One day this September, Vukasin Obradovic entered the offices of Vranjske, a Serbian weekly, saw the reporters who had invested their lives into the publication – as well as his own 23 years of hard work - and realized: this is the end.
“I felt nauseous,” the editor-in-chief said. “You ask yourself: Was it all worth it?”
For 23, years Vranjske published stories almost nobody else would.
Even during the repressive regime of late Slobodan Milosevic, the paper, from the city of Vranje, wrote about war crimes committed during the Yugoslav wars of the 90s, embezzlement of public funds, sexual assaults within the Serbian Orthodox Church, drug smuggling, organized crime, and more.
But after the paper published an interview with a local whistleblower who revealed illegal hiring practices at the city’s tax administration office – and covered the retaliation he faced – it was sentenced to death.
It was the director of the office, Sladjan Tomic, who first revealed the illegal hiring practices to the paper. As soon as the interview was published, he was demoted and mobbed by the new director, Sladjana Stojanovic, a woman with allegedly good connections to the Serbian ruling party.
Tomic again turned to Vranjske and described what happened in a second interview published in July.
That’s when the tax inspectors arrived. They hardly left the paper’s offices for weeks, searching for any excuse they could find to close it down, or at least to make it pay a hefty fine that would force it to close down. They never found anything.
Obradovic knew where this was coming from and why.
In an open letter to the tax authority’s new director, he pointed out that his reporters were under pressure in retaliation for covering issues of interest to the citizens of Vranje. Because they were doing their jobs as journalists, he wrote, they were treated by the ruling party as political opponents.
But the inspections wouldn’t stop coming. Meanwhile, the publication’s landlord – the state pension fund – kicked it out after 15 years, and despite having scores of empty offices in the building.
All this came on the top of Vranje’s previous dispute with the local government over the allocation of funds meant to support Serbian media in early 2017.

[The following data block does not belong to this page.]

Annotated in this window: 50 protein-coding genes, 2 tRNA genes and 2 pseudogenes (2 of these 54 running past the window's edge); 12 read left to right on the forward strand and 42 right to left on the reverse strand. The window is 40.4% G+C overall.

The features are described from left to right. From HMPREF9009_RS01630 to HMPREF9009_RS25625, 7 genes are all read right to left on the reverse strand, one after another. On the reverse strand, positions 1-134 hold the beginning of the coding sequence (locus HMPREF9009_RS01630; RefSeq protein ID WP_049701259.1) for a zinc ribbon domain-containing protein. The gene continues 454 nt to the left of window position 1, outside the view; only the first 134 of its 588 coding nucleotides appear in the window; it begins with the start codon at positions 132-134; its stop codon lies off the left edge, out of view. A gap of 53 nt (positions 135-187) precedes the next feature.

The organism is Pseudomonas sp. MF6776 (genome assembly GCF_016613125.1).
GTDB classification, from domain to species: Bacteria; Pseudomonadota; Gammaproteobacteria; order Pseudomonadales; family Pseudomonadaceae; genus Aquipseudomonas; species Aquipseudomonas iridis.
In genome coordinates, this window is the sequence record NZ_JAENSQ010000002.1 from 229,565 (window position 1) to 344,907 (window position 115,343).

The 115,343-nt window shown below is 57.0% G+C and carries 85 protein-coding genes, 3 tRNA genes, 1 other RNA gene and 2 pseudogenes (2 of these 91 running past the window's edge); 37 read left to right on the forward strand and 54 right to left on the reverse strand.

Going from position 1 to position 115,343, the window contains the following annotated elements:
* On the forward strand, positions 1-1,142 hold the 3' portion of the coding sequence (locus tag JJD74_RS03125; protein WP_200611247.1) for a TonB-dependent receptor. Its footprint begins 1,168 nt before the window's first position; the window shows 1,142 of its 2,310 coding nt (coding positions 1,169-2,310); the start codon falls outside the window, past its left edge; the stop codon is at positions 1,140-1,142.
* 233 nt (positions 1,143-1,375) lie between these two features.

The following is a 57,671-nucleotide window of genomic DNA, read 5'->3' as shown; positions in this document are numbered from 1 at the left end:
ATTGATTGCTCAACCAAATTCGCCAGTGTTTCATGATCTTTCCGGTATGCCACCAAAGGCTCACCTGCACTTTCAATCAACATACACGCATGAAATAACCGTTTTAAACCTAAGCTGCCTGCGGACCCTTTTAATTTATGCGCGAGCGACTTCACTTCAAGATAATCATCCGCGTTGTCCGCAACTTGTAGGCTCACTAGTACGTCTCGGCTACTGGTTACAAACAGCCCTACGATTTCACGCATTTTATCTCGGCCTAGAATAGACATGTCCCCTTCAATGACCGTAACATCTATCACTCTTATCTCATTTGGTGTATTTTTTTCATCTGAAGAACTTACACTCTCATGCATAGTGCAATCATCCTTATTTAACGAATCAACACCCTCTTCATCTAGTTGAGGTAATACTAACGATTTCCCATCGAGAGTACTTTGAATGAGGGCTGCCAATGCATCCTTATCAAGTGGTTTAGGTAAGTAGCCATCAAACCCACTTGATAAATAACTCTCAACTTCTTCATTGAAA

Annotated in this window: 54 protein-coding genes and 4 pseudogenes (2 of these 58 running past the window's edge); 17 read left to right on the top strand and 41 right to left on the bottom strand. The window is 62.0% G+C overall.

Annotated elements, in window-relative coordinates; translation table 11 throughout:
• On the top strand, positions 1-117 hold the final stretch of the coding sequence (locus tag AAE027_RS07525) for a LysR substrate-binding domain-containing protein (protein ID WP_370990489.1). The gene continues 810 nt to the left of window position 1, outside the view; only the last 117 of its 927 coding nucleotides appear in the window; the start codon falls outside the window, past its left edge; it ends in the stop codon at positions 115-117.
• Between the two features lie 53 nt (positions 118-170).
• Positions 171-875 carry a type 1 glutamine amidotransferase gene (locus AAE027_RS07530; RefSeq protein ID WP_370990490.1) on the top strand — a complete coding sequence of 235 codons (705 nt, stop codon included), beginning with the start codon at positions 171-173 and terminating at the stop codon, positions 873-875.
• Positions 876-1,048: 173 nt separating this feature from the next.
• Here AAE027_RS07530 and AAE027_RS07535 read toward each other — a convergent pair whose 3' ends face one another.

After the municipality made a much-criticized decision to allocate most of the money to outlets believed to be controlled by the country’s ruling party, the Vranjske staff went on strike.
The paper was given such a ridiculously small amount of money that it returned the funds to the local government in protest.
By the end of the summer, the lack of funds, the eviction notice, and the tax inspectors – who told the editor-in-chief off the record that they had been tasked with finding “something” – prompted Obradovic to declare a hunger strike.
“Journalism and Vranjske cannot be separated from the rest of my life,” Obradovic wrote in a public letter. “I just don’t want turn away and move on peacefully from what I’ve been fighting for all this time,” he said.
Obradovic ended his hunger strike after just one day because of other health issues, but the pressure led to his decision to close Vranjske.
“It was a hard moment,” he told OCCRP. A moment in which he realized that all the good and bad times he and his colleagues went through, the mission that had brought them together, would all cease to exist because of one interview.
Obradovic was respected among colleagues around the country and was president of the Independent Journalists Association of Serbia. After his hunger strike, hundreds of journalists and citizens gathered in front of the Serbian Government building in Belgrade, protesting against what they saw as unacceptable government pressure.
“I Stand by Vranjske,” read their banners.
The Journalists’ Association said that closing of the weekly was a direct consequence of long-standing political pressures on media freedom and the corrupt media funding system.
More support came from the European and International federations of journalists. Both organizations said that they stood in solidarity with Obradovic and joined their affiliates in Serbia in denouncing the government’s oppression.
In the end, it made little difference. Vranjske remains closed. But people in his southern Serbian town still approach Obradovic and ask him when the paper would publish again.
“They can’t believe it,” he says. “I also catch myself seeing or hearing something and thinking, this would be a good story. Then it hits me again: Vranjske no longer exists.”
But the outrage the case prompted in Serbia grew into a new wave of resistance. Twenty-seven outlets throughout the country formed what they call the “Group for freedom of media in Serbia.”
Obradovic is a member.
“I hope we will move things, at least a milimeter,” he says. For a moment, hope lights up his face. Or is it spite?
“I’ve taken part in so many battles,” he says. “I can’t miss this one.”
This project is part of the Global Anti-Corruption Consortium, a collaborative effort between OCCRP and Transparency International to fight corruption by combining investigative journalism and grassroots activism.